Updated from 4:07 p.m. EST
Stocks ended mixed Monday in thin preholiday trading, reacting to weak retail sales, Iraq worries and news that
will take a $1.5 billion charge to account for Friday's conflict-of-interest settlement.
Dow Jones Industrial Average
ended down 18 points, or 0.2%, at 8493.29, while the
finished up 18 points, or 1.4%, at 1381.68. The
inched up 2 points, or 0.2%, to 1381.68. Volume on the New York Stock Exchange and the Nasdaq was very thin, and all three indices stayed in a tight trading range.
Financial services giant
, a Dow component, said it will take a fourth-quarter charge to reflect the equity research settlement and the negative impact bankrupt energy trader
. On Friday, a number of Wall Street brokerages agreed to pay $1.4 billion to settle charges that they intentionally misled investors in order to secure sweeter investment-banking deals.
"The settlement-in-principle, once finalized, will bring to a close a difficult chapter in our history," said Sanford Weill, Citigroup's chairman and chief executive, in a prepared statement. Citigroup fell 1.2% to $37.68.
Elsewhere in financials,
Bank of America
said it will take a $1.2 billion charge in the fourth quarter for loan losses and net charge-offs, much higher than in previous quarters. The charges come because of the bank's exposure to the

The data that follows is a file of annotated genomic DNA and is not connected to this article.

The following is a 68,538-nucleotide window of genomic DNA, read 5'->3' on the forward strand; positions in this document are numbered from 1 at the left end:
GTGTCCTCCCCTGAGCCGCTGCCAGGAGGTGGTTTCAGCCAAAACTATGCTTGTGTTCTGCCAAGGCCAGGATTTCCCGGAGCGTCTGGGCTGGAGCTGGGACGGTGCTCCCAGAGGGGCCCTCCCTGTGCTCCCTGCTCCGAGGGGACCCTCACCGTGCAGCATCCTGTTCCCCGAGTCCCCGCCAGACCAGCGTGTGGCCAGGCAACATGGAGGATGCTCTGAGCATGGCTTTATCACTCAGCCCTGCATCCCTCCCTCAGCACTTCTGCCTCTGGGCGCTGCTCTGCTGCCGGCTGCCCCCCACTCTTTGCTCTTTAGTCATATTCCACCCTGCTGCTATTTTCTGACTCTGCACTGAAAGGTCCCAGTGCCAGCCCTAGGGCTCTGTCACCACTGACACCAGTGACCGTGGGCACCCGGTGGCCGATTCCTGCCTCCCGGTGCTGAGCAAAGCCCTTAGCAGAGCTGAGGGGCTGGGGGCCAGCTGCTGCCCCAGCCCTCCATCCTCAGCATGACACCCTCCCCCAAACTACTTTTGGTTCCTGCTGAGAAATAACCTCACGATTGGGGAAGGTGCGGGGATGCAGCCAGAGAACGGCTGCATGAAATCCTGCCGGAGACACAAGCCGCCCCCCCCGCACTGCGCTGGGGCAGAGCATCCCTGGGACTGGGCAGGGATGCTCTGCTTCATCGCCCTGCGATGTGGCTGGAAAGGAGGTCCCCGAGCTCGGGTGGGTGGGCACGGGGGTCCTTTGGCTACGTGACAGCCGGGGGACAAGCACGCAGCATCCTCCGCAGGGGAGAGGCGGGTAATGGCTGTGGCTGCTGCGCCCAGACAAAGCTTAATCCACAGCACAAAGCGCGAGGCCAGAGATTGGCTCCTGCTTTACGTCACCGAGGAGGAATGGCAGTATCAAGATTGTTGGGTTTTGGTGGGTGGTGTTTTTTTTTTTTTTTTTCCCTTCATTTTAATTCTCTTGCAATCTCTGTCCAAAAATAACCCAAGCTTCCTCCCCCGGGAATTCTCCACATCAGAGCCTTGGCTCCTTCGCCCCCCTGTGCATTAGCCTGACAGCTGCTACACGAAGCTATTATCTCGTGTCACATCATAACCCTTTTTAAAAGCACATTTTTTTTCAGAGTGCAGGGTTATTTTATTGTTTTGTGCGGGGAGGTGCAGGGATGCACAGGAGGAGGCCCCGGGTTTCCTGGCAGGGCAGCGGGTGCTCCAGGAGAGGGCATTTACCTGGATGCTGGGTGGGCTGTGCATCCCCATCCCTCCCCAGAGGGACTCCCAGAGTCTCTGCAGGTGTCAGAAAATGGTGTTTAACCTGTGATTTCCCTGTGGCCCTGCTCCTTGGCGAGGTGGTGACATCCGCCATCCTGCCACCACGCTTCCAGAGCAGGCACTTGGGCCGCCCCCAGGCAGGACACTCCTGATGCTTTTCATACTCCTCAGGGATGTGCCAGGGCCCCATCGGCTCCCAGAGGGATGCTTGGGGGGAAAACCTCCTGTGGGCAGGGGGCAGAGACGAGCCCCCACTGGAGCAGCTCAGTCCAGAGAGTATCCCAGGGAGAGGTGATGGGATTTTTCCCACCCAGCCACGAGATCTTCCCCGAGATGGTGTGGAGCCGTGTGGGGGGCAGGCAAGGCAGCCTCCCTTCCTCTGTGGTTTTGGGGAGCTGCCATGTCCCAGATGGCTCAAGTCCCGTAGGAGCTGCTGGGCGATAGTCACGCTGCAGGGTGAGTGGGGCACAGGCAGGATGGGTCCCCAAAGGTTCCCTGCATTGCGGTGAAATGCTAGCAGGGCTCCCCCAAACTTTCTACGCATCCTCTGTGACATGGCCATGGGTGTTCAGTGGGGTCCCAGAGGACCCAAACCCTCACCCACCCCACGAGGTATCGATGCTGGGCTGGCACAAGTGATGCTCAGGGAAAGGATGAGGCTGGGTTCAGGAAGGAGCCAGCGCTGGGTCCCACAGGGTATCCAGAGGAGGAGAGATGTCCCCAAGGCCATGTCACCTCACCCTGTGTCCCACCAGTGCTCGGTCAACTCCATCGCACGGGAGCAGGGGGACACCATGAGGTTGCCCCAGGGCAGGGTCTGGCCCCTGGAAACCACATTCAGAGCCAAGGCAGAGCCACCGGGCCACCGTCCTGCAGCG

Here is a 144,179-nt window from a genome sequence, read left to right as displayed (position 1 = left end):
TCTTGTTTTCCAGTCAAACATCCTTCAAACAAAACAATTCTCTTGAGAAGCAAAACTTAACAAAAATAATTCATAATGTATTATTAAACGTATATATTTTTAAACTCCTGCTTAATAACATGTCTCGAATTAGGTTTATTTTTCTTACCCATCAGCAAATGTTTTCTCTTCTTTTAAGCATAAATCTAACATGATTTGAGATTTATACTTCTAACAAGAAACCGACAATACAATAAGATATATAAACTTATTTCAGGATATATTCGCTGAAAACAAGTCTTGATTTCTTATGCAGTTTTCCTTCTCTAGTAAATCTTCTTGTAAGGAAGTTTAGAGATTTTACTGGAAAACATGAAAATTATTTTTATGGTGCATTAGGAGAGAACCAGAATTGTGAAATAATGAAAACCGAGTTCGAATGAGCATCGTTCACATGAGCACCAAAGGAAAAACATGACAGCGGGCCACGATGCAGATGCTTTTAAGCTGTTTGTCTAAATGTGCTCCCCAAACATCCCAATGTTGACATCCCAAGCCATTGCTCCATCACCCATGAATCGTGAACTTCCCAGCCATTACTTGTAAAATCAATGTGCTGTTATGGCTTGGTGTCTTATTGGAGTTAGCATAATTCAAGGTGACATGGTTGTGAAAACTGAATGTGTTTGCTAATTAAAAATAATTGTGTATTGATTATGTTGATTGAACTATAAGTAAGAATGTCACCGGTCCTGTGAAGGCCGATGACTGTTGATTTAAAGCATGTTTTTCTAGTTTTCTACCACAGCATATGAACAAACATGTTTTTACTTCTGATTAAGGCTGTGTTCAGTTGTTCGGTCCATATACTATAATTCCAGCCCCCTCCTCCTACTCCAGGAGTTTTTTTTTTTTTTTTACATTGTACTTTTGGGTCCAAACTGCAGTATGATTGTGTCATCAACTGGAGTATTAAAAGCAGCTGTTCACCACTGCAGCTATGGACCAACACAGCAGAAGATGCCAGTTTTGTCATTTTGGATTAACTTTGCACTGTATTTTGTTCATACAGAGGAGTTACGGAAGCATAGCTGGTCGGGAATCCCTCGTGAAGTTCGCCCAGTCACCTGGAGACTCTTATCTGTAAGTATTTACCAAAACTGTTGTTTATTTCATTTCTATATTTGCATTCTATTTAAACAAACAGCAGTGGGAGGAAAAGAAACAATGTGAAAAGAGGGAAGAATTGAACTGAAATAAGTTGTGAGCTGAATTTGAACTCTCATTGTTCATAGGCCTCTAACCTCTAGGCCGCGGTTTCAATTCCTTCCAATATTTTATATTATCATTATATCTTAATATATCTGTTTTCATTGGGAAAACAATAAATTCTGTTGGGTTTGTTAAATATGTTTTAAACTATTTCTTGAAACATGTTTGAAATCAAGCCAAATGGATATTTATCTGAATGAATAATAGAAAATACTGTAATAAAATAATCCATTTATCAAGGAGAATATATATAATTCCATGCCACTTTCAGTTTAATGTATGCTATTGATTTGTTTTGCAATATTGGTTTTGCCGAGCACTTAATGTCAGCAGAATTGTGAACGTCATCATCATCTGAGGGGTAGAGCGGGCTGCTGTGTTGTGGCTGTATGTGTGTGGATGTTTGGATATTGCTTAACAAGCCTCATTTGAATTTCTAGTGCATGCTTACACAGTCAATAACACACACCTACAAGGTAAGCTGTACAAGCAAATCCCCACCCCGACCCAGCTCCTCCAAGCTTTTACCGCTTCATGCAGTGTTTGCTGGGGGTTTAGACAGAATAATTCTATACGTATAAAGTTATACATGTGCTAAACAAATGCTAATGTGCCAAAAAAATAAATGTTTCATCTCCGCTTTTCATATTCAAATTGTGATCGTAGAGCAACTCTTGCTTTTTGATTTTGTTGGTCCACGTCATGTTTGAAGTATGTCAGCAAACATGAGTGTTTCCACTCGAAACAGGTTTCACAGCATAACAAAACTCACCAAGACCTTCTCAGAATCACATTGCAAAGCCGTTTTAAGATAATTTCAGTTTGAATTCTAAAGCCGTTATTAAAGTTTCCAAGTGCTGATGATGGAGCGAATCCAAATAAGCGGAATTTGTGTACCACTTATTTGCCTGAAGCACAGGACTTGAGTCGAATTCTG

bankruptcies and the weak utilities market. Bank of America shares dropped 0.3% at $70.11.
Technology stocks drew a measure of strength from an acquisition in the Internet space. On Monday,
announced that it bought
for $235 million in cash and debt, or $1.65 a share, which is a more than 40% premium from where Inktomi closed on Friday. Yahoo rose 3.8% to $17.73, while Inktomi added 36.8% to $1.60.
, the world's largest retailer, said December same-store sales are tracking at the low end of its 3% to 5% growth range. The company remains confident, however, that last-minute shoppers will come out of the woodwork to bridge the gap. Wal-Mart dropped 2.4% to $49.59.
Federated Department Stores
, which operates Macy's and Bloomingdale's, also warned that holiday sales would likely not meet expectations of flat to 2.5% growth for the period ending Jan. 4. Federated dropped 3.5% to $27.91.
Consumer electronics retailer
Tweeter Home Entertainment
warned that first-quarter earnings would fall well short of analysts' expectations, citing weaker-than-expected holiday sales. The company said it expects to earn 20 cents to 25 cents a share in the period ending Dec. 31, while Wall Street was looking for a net profit of 58 cents, according to Thomson Financial/First Call. Tweeter's shares fell 33% to $5.35.
Rivals were feeling the heat, with
off 4.5% to $7.18 and
down 3.2% to $23.97.
announced that first-quarter earnings would come in between 89 cents and 92 cents a share excluding all items, which is slightly above Wall Street consensus of 90 cents a share. Energizer stock, which was spun off from Ralston Purina in 2000, rose 8% to $27.25.